Hey, everyone. ”Moriarty” here. We’re always glad to see a new column from AICN’s own Frank Bascombe. Like me, he’s a new daddy, so it’s especially cool of him to have a new column for us on this holiday weekend. As I do every year, I give thanks for all of our regular contributors here at AICN, and hope you enjoy Frank’s reviews as much as I always do:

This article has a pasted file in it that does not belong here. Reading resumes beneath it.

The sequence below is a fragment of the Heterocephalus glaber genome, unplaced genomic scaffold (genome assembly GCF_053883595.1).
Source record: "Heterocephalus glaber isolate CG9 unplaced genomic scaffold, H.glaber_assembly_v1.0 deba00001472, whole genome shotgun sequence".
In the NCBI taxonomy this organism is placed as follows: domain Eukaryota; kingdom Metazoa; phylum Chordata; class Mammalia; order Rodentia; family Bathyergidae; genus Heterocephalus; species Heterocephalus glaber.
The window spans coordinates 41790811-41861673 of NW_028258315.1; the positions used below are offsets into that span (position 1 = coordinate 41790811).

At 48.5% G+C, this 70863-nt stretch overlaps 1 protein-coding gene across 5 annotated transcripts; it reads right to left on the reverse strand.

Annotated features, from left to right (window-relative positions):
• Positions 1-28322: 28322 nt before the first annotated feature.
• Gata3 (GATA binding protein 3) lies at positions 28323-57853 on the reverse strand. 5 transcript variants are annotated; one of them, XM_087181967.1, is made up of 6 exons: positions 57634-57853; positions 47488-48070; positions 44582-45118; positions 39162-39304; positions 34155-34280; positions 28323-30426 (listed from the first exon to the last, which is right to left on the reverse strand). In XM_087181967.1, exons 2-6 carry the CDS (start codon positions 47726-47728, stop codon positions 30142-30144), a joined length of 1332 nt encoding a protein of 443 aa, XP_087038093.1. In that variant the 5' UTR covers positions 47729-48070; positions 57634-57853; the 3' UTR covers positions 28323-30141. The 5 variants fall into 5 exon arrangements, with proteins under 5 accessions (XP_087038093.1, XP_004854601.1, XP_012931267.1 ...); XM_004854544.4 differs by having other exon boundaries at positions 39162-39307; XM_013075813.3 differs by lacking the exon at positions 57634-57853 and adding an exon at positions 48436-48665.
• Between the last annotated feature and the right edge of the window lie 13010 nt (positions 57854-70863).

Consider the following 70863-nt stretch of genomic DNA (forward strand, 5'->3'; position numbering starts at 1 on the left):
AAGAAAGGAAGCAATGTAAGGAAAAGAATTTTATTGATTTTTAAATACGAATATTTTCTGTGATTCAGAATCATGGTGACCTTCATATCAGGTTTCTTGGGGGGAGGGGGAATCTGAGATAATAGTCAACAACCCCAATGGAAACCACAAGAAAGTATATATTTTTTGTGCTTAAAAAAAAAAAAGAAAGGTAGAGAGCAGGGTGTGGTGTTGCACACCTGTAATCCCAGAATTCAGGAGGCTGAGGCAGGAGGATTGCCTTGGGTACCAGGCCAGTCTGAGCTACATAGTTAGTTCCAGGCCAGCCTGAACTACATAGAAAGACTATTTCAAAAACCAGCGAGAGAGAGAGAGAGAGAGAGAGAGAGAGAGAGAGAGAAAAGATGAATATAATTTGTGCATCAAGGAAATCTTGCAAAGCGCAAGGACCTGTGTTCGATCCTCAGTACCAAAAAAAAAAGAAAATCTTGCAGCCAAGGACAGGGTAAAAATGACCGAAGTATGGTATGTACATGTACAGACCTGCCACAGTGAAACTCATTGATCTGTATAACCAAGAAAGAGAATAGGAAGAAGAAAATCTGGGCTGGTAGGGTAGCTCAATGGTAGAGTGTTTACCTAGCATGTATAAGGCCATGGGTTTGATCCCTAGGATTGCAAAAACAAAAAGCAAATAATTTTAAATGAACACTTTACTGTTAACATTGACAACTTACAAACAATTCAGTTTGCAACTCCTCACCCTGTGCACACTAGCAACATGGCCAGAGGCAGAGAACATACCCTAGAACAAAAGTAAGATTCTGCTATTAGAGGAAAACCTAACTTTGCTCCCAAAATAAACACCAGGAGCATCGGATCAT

In the coming months we will have a new book from Chuck Palahniuk entitled, Rant, which I’ve been lucky enough to lay eyes on, and a debut novel entitled And Then We Came To The End, which has thus far shown great promise. Any way… It’s Not A Secret Until I Tell Someone… Notes on a Scandal by Zoë Heller Picador I’m ashamed to admit that I’m only reading this book now, at this late date because the nice people at Holtzbrink asked me too. The movie adaptation is forthcoming in a couple of weeks and they want a little help tying the two together. Fortunately, I happen to adore Zoë Heller. So you’re asking yourself why didn’t I read this when it came out in 2003? The answer is: I just don’t know. I think I read the first page, got confused or distracted and set it down. Then my wife read it more than a year ago and I’m only getting to it now. My deepest apologies to Ms. Heller, it was not my intention to ignore such an important piece of literature. My prediction? Zoë Heller will be bigger than Zadie Smith, at least she will over here on this side of the pond. I think her next book, what ever it might be, will be a smashing success. Nothing prepares you for the brilliance of Heller’s first book, ‘Everything You Know’. Nothing, I repeat. First novels are rarely brilliant (‘Everything You Know’ in a word is just that), and are hardly ever followed up with something so incredible you immediately want to start reading it again as soon as you finish it. I know who is playing each of the significant roles in “Notes on a Scandal” and it still didn’t sour the portrait drawn for me when I read the book. Oh, and as for the Zadie Smith crack? I like her too, but she’s gotten so big over here that you can’t fall down in a bookstore without one of her books breaking your fall. See, Heller and Smith hail from the UK (roughly the same age), and for some reason Smith has been getting all the ink. Even her husband Nick Laird, he publishes a mediocre novel, and he gets his own theme music when he walks down the street. Heller will be big, this book cements it. It’s not a new story, a school teacher knocking boots with one of her students, but it’s a good story to tell nonetheless. Sheba (I know what you’re thinking, how can that be the name of the novel’s predatory vixen?) is a trust-fund mommy married to a much older man, who is whiling away her days teaching “art” to young high school crumb-snatchers. She’s so inept that one of her fellow teachers walks past her room mid-class and likens what he’s seen to Lord of the Flies. Meanwhile, Heller has drawn a severe portrait of loneliness and despair in Barbara, a highly moral, almost pilgrim-like in her beliefs, virgin spinster who knows the ropes of the school where both she and Sheba. Immediately, Sheba foils the friendship by hanging around another colleague that Barbara secretly loathes. Eventually, Barbara wears Sheba down by making herself an indispensable ear for Sheba to cry to. You see, Sheba is allowing a young student to ply his pubescent charms on her, and she’s lapping it up like a hungry dog. Sheba’s home life is not rosy. She has a son with Down syndrome and a daughter who is just about as nasty a little girl as you can imagine, all while tethered to a bookish husband almost twice her age. He’s aptly described by Barbara as a man whose appearance reminds her of a sagging wire coat hanger. What’s even more acute is that Barbara is writing all of this down. Initially, she says she wasn’t planning on it being a book, but maybe someday it will. This is a confession, as much as it is an eyewitness account of the events leading up to Sheba’s demise. But listening to Barbara’s secret jealousy of Sheba, her husband and even her wealthy lifestyle is worth every penny you’ll spend on this book. Barbara is watching Sheba self-destruct and we witness a woman’s pain at being alone in the world and her realization that the only way she can fill the void is with Sheba’s misdeeds and savage self-destructive behavior. So we’re not surprised when Barbara puts into action a series of events that will ensure Sheba’s constant companionship and make you watch with horror as it happens. Zoë Heller has taken an overused story to showcase her talents of description, powerful observations of human foibles, and a general distaste that everyone feels more or less about the people they see everyday. The book will be different than the movie, it always is, so judge them separately, but what ever you do, please read this book. L.A. Rex by Will Beall Riverhead James Ellroy had better watch his back. I know the third book in the American crime trilogy is forthcoming (it’s what I hear in the wind…) and when it does land you’d better make time for it. Until then, the overlooked Will Beall is announcing his presence in the literary world with a searing piece of procedural from the lower intestines of Los Angeles’ 77th Division. I was warned at the outset that this book had gotten some queasy reads in the publishing world prior to publication, but I had no idea that it would gross me out to this extent. I was truly repulsed by at least two-thirds of this book, riveted to the pages, but reduced to closing it frequently from the sickness and drudgery that drips from this narrative. Beall tells a story that is obviously ripped from his days in the anti-gang units of South Central, L.A. – clearly those years left a mark on him. Currently a Los Angeles police officer, Beall offers up a blistering, never before seen glimpse into a hell you’re not prepared to endure. Even if I told you to get ready it would do you no good. (Richard Price had better get his game face on with Will Beall writing stuff this good.) Ben Halloran is a kid from the West Side. The son of a legendary criminal lawyer, Benji (an aptly belittling nickname) starts off his career with a legendary lawman. Imagine Alonzo from Training Day, multiply that performance by one hundred, and you’ll have Marquez who plays hard-loving mentor to Benji, on their first day together Marquez makes the job look easier than falling out of a boat. But almost immediately morality and race come into question as Benji (Jewish) and Marquez (Latino, Mexican) plow through the streets like a garbage truck looking for its daily pickups. Through a series of completely mesmerizing set pieces – a high-speed pursuit that lands the perp in a set of telephone wires after a brief respite on the train tracks, and then through the DMZ that is the surrounding neighborhood – Marquez and Benji stumble upon a dead man with his hand stuffed into the garbage disposal and his body frozen in fly-coated morbidity at the kitchen sink bloated to three times its size. All this and we’re not even a third of the way into the story. Beall is well-versed in a language that’s high end street lingo with a rabid vernacular that keeps you re-reading each sequence with a “did that really just happen?” that acts as this story’s rudder. Benji has been living a double life as a police officer who has a secret connection to the street which creates a debt he can never repay. In his salad days, he struck up a friendship with an up and coming gangster who will arrive later as a brutal grim reaper to Benji. As his past is uncovered, he and Marquez troll the slop of the streets looking for two dirty cops who have taken justice into their own hands. Along the way Benji has copious sex with his step mother and the duo defend them selves against hungry dogs, a gun-wielding pregnant wife who are dead set on killing them. The freakish and morbid set piece that closes the book; a nasty riot outside a police station that makes the L.A riots of the 90’s look like Mardi Gras. When a drug-crazed maniac chews of the face of a female police officer, you’ll know you’re reading something ferocious, nasty, vital and urgently real. Bottom line: never underestimate a human being and his ability to surprise you. Got something to say? Want me to read something? Contact me here!